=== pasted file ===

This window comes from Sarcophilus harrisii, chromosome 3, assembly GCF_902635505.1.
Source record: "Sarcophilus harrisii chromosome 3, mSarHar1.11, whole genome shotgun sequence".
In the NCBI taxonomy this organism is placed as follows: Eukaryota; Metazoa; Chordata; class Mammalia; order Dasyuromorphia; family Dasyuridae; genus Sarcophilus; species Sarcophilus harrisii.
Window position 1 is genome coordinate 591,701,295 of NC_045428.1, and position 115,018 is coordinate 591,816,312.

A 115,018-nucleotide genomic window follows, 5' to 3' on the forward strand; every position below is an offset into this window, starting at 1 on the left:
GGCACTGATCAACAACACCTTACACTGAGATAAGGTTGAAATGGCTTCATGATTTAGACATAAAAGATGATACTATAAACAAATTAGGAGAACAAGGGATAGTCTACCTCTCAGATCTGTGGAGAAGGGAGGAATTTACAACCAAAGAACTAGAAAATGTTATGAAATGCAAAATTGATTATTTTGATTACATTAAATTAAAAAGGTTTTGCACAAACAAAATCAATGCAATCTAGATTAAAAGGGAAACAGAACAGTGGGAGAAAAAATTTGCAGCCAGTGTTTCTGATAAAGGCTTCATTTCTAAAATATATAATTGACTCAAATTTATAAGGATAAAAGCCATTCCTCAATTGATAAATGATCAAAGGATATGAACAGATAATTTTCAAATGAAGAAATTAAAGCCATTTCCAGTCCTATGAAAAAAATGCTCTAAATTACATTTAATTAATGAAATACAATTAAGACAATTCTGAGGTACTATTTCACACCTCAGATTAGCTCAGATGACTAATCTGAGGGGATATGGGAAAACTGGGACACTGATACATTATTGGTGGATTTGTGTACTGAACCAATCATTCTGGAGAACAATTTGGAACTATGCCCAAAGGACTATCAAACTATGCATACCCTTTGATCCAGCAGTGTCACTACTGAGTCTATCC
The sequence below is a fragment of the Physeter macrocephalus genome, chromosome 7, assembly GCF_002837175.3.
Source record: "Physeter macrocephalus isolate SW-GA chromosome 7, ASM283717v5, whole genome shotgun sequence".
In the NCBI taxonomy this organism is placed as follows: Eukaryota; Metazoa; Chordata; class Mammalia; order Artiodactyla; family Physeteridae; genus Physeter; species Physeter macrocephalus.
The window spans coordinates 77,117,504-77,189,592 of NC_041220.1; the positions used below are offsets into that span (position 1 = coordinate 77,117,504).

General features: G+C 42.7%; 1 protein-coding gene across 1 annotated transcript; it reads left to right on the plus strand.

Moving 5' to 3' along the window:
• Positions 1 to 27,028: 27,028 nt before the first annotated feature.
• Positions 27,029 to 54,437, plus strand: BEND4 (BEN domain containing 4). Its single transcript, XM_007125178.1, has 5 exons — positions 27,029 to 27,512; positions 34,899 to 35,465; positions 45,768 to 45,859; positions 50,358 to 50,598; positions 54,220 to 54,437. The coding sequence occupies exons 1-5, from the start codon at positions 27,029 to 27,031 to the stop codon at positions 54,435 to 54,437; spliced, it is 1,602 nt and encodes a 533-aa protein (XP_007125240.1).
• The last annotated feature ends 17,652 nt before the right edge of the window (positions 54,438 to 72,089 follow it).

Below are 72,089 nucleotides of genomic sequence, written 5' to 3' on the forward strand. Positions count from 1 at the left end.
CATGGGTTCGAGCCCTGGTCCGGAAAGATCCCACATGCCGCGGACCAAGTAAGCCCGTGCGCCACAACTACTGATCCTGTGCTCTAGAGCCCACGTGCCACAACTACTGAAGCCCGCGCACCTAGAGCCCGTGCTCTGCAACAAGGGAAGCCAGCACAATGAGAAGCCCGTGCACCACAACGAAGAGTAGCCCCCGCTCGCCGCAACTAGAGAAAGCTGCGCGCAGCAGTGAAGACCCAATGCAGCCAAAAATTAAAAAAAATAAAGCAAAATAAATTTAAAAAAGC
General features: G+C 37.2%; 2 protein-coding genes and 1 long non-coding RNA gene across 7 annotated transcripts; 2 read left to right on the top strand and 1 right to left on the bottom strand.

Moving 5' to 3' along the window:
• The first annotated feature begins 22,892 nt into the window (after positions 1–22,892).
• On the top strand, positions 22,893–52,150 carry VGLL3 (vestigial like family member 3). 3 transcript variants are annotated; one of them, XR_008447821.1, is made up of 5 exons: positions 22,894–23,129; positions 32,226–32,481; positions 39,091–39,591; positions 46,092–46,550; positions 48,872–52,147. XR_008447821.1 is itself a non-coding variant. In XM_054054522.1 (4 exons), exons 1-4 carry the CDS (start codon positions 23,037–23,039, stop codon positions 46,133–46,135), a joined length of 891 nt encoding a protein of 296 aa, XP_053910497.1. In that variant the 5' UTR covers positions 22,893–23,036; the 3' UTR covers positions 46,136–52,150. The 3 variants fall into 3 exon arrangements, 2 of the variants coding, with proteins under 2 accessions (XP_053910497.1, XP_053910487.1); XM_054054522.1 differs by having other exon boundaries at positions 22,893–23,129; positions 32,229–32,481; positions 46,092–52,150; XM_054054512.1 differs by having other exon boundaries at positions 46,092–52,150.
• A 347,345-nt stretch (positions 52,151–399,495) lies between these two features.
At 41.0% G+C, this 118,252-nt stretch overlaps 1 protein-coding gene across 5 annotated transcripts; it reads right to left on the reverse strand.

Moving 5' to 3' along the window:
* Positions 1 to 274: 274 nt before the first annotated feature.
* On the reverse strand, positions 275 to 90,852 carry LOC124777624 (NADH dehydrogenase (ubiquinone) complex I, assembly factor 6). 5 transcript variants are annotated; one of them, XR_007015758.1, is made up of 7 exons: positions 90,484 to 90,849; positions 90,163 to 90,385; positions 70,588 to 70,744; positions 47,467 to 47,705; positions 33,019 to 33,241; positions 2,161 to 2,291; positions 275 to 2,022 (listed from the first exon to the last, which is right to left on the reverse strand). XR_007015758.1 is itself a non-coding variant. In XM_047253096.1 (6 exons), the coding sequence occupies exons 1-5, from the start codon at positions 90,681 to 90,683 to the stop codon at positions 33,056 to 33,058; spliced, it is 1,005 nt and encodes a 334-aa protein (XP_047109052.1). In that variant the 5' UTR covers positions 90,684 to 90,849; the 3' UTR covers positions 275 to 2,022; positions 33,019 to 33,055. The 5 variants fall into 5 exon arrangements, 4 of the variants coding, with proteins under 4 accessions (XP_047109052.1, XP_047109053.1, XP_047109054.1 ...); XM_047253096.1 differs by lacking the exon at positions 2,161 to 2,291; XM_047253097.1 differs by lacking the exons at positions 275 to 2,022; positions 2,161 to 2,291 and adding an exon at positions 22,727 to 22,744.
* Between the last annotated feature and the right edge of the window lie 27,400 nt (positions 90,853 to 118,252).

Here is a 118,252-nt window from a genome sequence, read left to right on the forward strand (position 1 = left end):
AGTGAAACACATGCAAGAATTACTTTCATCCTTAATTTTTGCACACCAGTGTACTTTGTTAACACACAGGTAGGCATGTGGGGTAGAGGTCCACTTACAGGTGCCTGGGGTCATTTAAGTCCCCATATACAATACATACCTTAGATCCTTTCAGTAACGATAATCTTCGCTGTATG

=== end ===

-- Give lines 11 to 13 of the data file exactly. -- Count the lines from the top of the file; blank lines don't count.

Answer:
General features: G+C 42.7%; 1 protein-coding gene across 1 annotated transcript; it reads left to right on the plus strand.

Moving 5' to 3' along the window:
• Positions 1 to 27,028: 27,028 nt before the first annotated feature.